If there’s anything that can be said about Under The Skin, based on Michel Faber’s novel of the same name, is that it’s an incredibly ambitious and entirely uncompromising film. It’s apparent right from the start: the movie opens with a beautifully creepy and ominous score that plays over a black screen until, bit by bit, that darkness gives way to beautiful and multi-interpretable visuals. Not long after we’re introduced to Scarlett Johansson’s character, a woman prowling the streets for men. Why she does what she does gets revealed slowly, but after the movie pulls back the curtains it’s still up to the viewer to come up with their own explanation and take on the events shown. Saying any more about the story would only take away from the often quite hallucinatory ride the film takes you on, even though Under The Skin is a picture that isn’t necessarily concerned with its plot. Instead it focuses on serving up a unique atmosphere and a one-of-a kind experience, and that it accomplishes with flying colors.
Because there’s very little talk in the film and there’s no hand-holding at all, much of the storytelling is left to Under The Skin‘s star. Johansson’s posture, gaze and facial expressions, mixed with the actions of her character, are all we have to piece together what exactly is going on and, most importantly, what’s going on inside the mind of the movie’s main character. This means you can come up with her motivation, construct her personality and get to the depths of the mysterious woman at Under The Skin‘s center. It’s incredibly telling that, almost without words, the actress pulls you in and is mesmerizing to watch, which really adds another layer of intrigue to some of the movie’s most crucial events. Johansson manages to make this husk of a human being entirely compelling, vulnerable and even sympathetic. In many ways this film and Her show off just what a world-class actress Scarlett Johansson is: the latter film relied solely on her ability to emote with her voice, and Under The Skin is entirely dependent on her ability to emote with anything but her voice. In both cases the results are nothing short of outstanding.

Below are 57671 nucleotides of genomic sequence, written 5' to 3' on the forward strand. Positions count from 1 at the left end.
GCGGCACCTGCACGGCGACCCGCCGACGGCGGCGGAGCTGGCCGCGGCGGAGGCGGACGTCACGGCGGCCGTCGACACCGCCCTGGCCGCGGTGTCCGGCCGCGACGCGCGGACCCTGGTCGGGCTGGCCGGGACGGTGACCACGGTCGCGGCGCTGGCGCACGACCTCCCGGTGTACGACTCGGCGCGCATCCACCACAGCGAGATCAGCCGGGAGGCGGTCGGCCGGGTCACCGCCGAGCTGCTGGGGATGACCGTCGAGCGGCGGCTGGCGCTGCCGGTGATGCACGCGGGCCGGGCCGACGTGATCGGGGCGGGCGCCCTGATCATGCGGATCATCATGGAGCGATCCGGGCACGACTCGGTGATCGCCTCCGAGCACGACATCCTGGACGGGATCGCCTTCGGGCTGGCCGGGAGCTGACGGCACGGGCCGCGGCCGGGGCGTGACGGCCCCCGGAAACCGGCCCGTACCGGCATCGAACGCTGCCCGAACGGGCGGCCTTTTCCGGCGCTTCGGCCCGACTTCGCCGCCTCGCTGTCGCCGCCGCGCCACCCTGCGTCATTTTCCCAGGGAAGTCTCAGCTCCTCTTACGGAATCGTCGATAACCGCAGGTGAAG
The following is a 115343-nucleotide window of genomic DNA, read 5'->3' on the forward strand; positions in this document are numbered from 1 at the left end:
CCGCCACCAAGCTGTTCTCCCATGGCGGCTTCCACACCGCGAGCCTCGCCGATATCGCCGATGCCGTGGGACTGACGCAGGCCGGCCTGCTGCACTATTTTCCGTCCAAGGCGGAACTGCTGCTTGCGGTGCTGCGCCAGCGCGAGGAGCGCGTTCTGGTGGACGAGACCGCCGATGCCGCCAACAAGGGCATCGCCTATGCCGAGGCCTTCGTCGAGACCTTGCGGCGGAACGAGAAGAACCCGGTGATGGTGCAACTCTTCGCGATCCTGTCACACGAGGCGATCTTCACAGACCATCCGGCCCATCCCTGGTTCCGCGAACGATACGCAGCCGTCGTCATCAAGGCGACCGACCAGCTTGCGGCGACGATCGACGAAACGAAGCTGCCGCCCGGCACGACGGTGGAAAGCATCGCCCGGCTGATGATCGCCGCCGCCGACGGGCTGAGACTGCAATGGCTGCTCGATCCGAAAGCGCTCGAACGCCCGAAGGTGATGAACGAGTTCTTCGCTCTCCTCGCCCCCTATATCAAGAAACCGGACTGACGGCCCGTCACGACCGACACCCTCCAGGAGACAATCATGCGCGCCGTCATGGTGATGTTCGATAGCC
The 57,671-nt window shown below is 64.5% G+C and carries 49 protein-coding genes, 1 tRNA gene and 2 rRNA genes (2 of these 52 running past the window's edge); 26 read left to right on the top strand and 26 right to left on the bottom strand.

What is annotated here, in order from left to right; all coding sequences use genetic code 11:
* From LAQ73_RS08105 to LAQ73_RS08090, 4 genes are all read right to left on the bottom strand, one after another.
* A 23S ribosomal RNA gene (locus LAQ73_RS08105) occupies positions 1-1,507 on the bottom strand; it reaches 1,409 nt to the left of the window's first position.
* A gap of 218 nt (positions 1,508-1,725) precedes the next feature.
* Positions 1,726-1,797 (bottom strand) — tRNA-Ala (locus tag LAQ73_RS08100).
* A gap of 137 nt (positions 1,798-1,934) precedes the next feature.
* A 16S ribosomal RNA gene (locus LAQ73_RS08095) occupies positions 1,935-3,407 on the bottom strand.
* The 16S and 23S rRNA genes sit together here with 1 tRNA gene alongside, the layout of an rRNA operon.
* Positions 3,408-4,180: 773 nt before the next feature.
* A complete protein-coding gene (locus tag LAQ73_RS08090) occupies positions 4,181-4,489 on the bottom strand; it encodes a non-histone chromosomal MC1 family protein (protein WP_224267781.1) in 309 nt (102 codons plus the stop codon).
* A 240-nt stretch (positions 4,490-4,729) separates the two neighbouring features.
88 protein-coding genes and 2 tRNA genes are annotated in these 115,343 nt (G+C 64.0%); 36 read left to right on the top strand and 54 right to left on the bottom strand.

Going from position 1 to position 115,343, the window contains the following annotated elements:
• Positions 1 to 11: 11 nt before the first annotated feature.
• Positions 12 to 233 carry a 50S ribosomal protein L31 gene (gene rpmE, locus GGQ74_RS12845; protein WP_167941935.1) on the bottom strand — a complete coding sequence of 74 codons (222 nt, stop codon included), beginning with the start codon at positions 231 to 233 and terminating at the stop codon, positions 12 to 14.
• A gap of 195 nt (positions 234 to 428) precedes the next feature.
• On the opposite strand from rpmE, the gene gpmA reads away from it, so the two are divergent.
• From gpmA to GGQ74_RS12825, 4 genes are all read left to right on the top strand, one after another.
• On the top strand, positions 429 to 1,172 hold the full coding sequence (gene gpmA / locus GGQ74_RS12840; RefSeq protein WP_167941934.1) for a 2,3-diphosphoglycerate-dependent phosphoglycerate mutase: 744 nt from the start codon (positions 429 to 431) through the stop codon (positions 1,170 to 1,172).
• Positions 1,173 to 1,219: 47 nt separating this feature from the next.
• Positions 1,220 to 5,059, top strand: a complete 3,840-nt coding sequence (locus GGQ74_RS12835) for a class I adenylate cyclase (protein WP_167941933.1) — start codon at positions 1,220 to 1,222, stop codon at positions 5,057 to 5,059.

Even though the central performance is extremely strong and the movie’s effects work, score and sound design are absolutely stunning, Under The Skin isn’t a resounding success. It moves at a very slow pace, which isn’t a problem in and of itself, but you can’t help but get the creeping feeling that it’s paced that way because it just didn’t have a lot to say and it had to fill up its runtime. To be blunt: long stretches of the film are boring and stuffed with fluff like shots of people window shopping or simply roaming the streets. Because of the way the movie’s being shot these scenes, filmed with a spy cam that gives its own cheap look and feel to the footage, also clash with the more artistic and beautifully lit and framed shots Under The Skin treats its audience to in other places, which is why the cinematography is a mixed bag, ranging from marvelous to pedestrian. Again: this film is very interesting, ambitious and uncompromising, but that doesn’t always make for the best of viewing experiences.
Under The Skin bites off more than it can chew, but is elevated by its leading lady. While the direction and artistic choices make this film interesting, it’s Scarlett Johansson who makes it compelling. 7/10